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April 13, 2010
How to Partner With Your Legal Department to Avoid Risk
 

For anyone who has developed community programs as part of a medium to large corporation, two words can send shivers down one's spine: legal department. In today’s business culture, the internal legal department has taken on a powerful role, and many marketing and community-building employees find themselves at odds with legal.

Think about the purpose of an internal legal department: Their job is to reduce risk to zero. Their work experience, their degree, and their industry’s culture is one that is primarily focused on removing risk. This desire to remove risk leads to complex terms of service, disclaimers, and non-disclosure agreements.

On the flip side, the business and marketing team has a different purpose: reducing risk to the lowest possible level, while increasing reward to the highest possible level, and finding a balance between the two that is comfortable for the corporation.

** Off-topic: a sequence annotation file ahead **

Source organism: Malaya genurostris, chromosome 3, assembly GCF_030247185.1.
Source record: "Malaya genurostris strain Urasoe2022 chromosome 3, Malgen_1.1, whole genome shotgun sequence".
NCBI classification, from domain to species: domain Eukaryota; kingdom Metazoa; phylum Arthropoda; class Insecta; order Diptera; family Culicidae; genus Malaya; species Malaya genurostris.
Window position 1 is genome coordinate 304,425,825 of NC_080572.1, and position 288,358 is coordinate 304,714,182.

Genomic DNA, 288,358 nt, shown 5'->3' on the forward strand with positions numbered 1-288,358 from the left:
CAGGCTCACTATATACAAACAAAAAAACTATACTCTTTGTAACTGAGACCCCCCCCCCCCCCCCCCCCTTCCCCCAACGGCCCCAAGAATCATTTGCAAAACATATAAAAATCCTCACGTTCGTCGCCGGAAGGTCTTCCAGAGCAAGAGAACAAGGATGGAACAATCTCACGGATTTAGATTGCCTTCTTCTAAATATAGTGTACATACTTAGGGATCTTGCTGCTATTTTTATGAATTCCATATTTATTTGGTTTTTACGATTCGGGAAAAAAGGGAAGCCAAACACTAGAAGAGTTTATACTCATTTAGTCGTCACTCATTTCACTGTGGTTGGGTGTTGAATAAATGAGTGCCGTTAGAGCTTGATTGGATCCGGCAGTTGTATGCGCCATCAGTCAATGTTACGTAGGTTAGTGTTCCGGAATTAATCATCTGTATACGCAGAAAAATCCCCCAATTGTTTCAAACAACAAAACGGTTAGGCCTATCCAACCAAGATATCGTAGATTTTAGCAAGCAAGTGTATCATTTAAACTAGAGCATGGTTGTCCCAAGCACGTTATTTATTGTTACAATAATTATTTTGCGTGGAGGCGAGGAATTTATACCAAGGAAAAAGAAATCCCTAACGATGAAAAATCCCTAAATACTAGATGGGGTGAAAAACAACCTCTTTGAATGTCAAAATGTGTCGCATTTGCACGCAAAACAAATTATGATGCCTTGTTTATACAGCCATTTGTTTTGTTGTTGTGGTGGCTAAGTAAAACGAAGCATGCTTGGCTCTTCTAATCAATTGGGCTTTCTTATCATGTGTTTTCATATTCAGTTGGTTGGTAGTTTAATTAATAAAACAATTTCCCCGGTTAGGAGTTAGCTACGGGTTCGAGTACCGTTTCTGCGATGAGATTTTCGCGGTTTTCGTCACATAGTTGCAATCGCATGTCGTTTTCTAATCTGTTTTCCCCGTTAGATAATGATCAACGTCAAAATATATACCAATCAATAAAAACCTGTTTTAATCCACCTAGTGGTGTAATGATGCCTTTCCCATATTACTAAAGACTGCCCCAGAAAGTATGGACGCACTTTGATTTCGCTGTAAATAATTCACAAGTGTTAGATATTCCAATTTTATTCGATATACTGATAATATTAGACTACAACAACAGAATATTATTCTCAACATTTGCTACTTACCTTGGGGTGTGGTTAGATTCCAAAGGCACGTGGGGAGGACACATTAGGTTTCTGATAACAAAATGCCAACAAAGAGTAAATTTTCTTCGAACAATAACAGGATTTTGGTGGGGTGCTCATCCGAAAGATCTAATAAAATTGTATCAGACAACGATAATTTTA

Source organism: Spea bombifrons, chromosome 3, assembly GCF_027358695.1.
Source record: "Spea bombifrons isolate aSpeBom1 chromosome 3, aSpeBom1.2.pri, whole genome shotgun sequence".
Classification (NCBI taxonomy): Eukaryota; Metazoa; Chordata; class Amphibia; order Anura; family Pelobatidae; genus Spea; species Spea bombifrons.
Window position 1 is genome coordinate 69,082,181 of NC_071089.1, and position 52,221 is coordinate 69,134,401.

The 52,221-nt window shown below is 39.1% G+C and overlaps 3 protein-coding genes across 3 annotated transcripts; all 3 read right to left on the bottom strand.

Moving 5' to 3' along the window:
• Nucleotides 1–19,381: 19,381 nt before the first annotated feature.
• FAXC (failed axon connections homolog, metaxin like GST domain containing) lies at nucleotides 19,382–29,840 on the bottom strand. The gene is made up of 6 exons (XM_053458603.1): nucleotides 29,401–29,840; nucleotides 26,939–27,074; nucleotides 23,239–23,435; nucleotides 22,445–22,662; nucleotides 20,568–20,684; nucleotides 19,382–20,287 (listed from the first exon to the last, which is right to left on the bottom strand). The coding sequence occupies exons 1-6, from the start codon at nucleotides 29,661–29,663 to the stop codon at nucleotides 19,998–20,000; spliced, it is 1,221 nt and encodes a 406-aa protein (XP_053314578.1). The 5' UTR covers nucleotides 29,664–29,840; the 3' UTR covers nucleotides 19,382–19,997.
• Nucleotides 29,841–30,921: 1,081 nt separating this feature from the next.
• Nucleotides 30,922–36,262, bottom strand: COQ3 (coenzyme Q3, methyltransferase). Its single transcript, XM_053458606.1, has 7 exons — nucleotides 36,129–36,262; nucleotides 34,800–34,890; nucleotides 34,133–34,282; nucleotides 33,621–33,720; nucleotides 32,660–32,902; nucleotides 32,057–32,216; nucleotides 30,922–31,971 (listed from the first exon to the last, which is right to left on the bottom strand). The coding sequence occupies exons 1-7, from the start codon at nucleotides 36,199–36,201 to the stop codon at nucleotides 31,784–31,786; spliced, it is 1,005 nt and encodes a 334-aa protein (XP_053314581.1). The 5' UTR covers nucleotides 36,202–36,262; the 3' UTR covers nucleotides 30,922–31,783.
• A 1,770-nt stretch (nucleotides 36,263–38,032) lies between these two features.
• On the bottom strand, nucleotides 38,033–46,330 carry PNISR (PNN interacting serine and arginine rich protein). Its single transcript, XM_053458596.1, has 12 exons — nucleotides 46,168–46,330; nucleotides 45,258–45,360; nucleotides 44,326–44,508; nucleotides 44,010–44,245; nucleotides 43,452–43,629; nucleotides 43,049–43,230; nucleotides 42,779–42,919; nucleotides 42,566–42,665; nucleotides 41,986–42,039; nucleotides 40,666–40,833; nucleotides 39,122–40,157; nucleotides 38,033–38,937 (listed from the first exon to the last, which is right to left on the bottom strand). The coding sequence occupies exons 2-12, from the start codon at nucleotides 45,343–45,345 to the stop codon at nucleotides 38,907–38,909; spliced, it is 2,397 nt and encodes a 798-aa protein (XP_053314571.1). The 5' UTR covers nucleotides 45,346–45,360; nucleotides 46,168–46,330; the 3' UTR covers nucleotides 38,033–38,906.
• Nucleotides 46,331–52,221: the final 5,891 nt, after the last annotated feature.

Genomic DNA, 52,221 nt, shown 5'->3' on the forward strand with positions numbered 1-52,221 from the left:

The conflict between the legal department and the business teams primarily stems from this subtle yet extremely key difference.

With risky, fear-inducing concepts such as engaging communities and community members, how do you avoid being shot down by the legal department? Here are seven tips for partnering with, rather than working around, your company’s legal department.

Respect realities

Perhaps the most important starting point when working with a legal department is to understand that they are actually trying to help you and protect the business. Sure, the current decision-making power legal teams find themselves with is a bit out a balance, but there are real issues you need to be aware of. They get paid to think of and worry about things that may never cross your mind. The legal team exists to help you, so don’t get too caught up in trying to avoid working with them or working around them.

Create partnerships rather than friction